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As Spurs sack Mourinho...

Boris joins condemnation of Super league plan

Anfield (Liverpool FC) unsplash

Anfield, home of Liverpool, could host ESL matches

European football is facing a damaging split as 12 of the biggest clubs – half of them from England – have agreed to form a new European Super League (ESL).

Arsenal, Chelsea, Liverpool, Manchester City, Manchester United and Tottenham would play AC Milan, Atletico Madrid, Barcelona, Inter Milan, Juventus and Real Madrid in a new midweek tournament.

The ESL said the founding clubs would continue to “compete in their respective national leagues”.

About $5billion has been committed to this new project by the American bank JP Morgan.

In an announcement, the breakaway clubs said: “The Founding Clubs will receive an amount of €3.5 billion solely to support their infrastructure investment plans and to offset the impact of the COVID pandemic.”

However, the idea prompted widespread condemnation with governing bodies FIFA and UEFA refusing to recognise the new competition. Prime Minister Boris Johnson and the English Premier League also criticised the plan.

“Plans for a European Super League would be very damaging for football and we support football authorities in taking action,’ said Mr Johnson on Twitter.

“They would strike at the heart of the domestic game, and will concern fans across the country

“The clubs involved must answer to their fans and the wider footballing community before taking any further steps.”


Latest: Tottenham have sacked Jose Mourinho less than a week before the club play Manchester City in the Carabao Cup final at Wembley.

Mourinho, 58, replaced Mauricio Pochettino in November 2019 but has now been dismissed after a dismal domestic campaign and failure in the Europa League.


Uefa released a joint statement with England’s Football Association, the Premier League, the Spanish Football Federation, La Liga and the Italian Football Federation, as well as Serie A, saying they will “remain united” in trying to stop the breakaway, using “all available measures”.

Former players were also critical of the plan. Manchester United’s former captain Gary Neville told Sky Sports he was “absolutely disgusted”, while his ex-team-mate Rio Ferdinand said on BT Sport that the proposals will hurt fans the most. Fan groups associated with all six English clubs expressed strong opposition to the Super League, accusing participants of being motivated by greed.

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Chelsea Supporters’ Trust called the move “unforgivable” and said their members and “football supporters across the world have experienced the ultimate betrayal”.

The Arsenal Supporters’ Trust called their club’s agreement to join “the death of Arsenal as a sporting institution”.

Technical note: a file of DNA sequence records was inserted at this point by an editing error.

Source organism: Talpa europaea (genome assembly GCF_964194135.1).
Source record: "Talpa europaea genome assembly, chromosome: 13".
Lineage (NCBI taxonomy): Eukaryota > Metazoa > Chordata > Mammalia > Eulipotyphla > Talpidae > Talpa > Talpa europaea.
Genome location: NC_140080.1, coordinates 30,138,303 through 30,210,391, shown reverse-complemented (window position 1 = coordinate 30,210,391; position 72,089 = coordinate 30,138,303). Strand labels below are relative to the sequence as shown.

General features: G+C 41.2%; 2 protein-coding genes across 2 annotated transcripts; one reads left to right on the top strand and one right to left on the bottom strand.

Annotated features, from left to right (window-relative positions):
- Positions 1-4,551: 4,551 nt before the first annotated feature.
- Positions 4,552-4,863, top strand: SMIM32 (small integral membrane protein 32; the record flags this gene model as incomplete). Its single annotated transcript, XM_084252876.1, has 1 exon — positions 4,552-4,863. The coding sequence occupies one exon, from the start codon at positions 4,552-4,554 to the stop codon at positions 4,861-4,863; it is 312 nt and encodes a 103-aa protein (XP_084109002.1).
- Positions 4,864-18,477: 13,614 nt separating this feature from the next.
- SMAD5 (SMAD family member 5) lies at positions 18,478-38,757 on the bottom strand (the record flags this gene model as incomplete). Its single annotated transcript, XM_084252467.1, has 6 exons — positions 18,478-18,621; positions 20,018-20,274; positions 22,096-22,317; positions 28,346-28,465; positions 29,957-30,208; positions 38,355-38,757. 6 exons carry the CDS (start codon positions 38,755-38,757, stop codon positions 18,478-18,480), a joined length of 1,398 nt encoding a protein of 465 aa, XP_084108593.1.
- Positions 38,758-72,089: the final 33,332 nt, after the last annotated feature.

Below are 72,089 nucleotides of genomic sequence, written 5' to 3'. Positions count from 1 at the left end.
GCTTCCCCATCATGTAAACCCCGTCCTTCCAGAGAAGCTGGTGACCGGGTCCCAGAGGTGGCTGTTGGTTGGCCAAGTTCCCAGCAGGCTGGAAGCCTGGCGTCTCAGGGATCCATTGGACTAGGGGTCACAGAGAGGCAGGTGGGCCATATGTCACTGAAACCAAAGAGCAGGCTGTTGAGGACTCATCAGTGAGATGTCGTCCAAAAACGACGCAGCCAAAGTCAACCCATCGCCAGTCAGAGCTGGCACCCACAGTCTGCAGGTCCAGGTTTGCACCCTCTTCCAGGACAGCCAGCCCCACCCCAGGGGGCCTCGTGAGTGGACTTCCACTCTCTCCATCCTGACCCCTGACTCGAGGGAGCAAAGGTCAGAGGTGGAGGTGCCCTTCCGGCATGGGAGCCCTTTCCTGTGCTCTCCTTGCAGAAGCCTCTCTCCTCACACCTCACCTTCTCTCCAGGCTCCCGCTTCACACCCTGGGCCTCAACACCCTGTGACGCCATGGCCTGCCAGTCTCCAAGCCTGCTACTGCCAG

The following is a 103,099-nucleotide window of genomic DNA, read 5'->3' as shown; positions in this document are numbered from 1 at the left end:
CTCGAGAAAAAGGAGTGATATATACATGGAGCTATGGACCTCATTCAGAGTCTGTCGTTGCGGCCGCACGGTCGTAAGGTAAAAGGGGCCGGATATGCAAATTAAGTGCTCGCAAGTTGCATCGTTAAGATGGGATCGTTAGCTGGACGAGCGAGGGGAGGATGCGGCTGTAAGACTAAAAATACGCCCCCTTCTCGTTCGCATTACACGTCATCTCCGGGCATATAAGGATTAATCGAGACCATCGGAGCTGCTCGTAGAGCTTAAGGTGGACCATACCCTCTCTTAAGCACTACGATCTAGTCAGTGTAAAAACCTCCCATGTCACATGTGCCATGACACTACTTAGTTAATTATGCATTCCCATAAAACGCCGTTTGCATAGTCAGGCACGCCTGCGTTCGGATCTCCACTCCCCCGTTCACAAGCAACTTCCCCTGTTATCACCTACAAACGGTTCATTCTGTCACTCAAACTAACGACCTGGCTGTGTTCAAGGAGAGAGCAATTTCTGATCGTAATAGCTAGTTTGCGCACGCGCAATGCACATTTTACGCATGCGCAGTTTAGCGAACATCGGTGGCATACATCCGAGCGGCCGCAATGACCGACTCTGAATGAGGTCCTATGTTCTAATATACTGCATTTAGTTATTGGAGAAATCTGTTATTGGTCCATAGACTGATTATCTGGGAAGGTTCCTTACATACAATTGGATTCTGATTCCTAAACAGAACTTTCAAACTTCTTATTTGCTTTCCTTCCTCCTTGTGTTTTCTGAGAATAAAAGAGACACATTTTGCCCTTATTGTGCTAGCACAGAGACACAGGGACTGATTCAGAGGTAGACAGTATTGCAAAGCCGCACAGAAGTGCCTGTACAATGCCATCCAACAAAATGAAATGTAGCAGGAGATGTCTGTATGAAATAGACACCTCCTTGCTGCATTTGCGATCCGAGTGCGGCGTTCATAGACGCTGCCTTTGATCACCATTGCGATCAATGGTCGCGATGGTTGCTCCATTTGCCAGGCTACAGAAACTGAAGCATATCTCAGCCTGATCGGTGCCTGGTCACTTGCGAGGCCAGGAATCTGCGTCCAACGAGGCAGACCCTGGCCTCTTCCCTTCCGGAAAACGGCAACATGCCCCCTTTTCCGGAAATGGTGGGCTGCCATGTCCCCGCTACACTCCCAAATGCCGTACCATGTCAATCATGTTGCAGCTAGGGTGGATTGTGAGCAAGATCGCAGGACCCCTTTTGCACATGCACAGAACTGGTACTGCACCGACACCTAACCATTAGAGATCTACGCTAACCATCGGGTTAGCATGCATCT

Manchester City FC Official Supporters Club said the move showed “those involved have zero regard for the game’s traditions”.

Scottish clubs have not been party to the plans and there will be concerns that the ESL would drive a bigger wedge between the rich clubs and the rest, with its implications for signing top players.

Fifa warned that any players involved in the ESL could be denied the chance to play at a World Cup, while UEFA said players involved would be banned from all other competitions at domestic, European or world level and could be prevented from representing their national teams.

The ESL said: “Going forward, the founding clubs look forward to holding discussions with Uefa and Fifa to work together in partnership to deliver the best outcomes for the new league and for football as a whole.”

Uefa hopes the plans for a new 36-team Champions League – with reforms set to be confirmed on Monday – would head off the formation of a Super League.

However, the 12 sides involved in the Super League do not think the reforms go far enough.

The league will have 20 teams, involving the 12 founding members plus three unnamed clubs they expect to join soon and five sides who qualify annually according to their domestic achievements. Barcelona and Paris St Germain are among those which have not yet committed to the ESL.

Under the proposals, the ESL campaign would start in August each year, with midweek fixtures, and the clubs would be split into two groups of 10, playing each other home and away.

The top three in each group would qualify for the quarter-finals, with the teams in fourth and fifth playing a two-legged play-off for the two remaining spots.

Football is the only global sport in the world with more than four billion fans and our responsibility as big clubs is to respond to their desires

– Real Madrid president Florentino Perez

From then on, it would have the same two-leg knockout format used in the Champions League before a single-leg final in May at a neutral venue.

The ESL says it will generate more money than the Champions League and would result in a greater distribution of revenue throughout the game.

Real Madrid president Florentino Perez is the first chairman of the ESL and says “we will help football at every level”.

“Football is the only global sport in the world with more than four billion fans and our responsibility as big clubs is to respond to their desires,” he added.

Manchester United co-chairman Joel Glazer will be a vice-chairman of the Super League.

He said: “By bringing together the world’s greatest clubs and players to play each other throughout the season, the Super League will open a new chapter for European football, ensuring world-class competition and facilities, and increased financial support for the wider football pyramid.”



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